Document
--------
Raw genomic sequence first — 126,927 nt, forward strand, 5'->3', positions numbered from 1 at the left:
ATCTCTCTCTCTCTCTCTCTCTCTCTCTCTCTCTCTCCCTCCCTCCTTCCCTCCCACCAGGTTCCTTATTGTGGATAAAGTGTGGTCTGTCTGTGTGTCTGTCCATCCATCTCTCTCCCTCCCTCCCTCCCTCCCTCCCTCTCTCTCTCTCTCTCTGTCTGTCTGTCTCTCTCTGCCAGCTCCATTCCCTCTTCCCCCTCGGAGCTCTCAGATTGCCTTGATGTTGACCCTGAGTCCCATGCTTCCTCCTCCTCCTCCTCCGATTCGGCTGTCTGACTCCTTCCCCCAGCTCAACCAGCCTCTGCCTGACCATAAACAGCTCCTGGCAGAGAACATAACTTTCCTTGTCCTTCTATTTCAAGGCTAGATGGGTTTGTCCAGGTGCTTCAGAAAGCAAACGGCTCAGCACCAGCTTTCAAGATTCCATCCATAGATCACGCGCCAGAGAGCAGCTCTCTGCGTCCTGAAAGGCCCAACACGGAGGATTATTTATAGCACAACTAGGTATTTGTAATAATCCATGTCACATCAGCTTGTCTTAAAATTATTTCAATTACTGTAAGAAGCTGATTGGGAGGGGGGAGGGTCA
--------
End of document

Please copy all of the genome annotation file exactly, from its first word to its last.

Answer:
Raw genomic sequence first — 126,927 nt, forward strand, 5'->3', positions numbered from 1 at the left:
ATCTCTCTCTCTCTCTCTCTCTCTCTCTCTCTCTCTCCCTCCCTCCTTCCCTCCCACCAGGTTCCTTATTGTGGATAAAGTGTGGTCTGTCTGTGTGTCTGTCCATCCATCTCTCTCCCTCCCTCCCTCCCTCCCTCCCTCTCTCTCTCTCTCTCTGTCTGTCTGTCTCTCTCTGCCAGCTCCATTCCCTCTTCCCCCTCGGAGCTCTCAGATTGCCTTGATGTTGACCCTGAGTCCCATGCTTCCTCCTCCTCCTCCTCCGATTCGGCTGTCTGACTCCTTCCCCCAGCTCAACCAGCCTCTGCCTGACCATAAACAGCTCCTGGCAGAGAACATAACTTTCCTTGTCCTTCTATTTCAAGGCTAGATGGGTTTGTCCAGGTGCTTCAGAAAGCAAACGGCTCAGCACCAGCTTTCAAGATTCCATCCATAGATCACGCGCCAGAGAGCAGCTCTCTGCGTCCTGAAAGGCCCAACACGGAGGATTATTTATAGCACAACTAGGTATTTGTAATAATCCATGTCACATCAGCTTGTCTTAAAATTATTTCAATTACTGTAAGAAGCTGATTGGGAGGGGGGAGGGTCA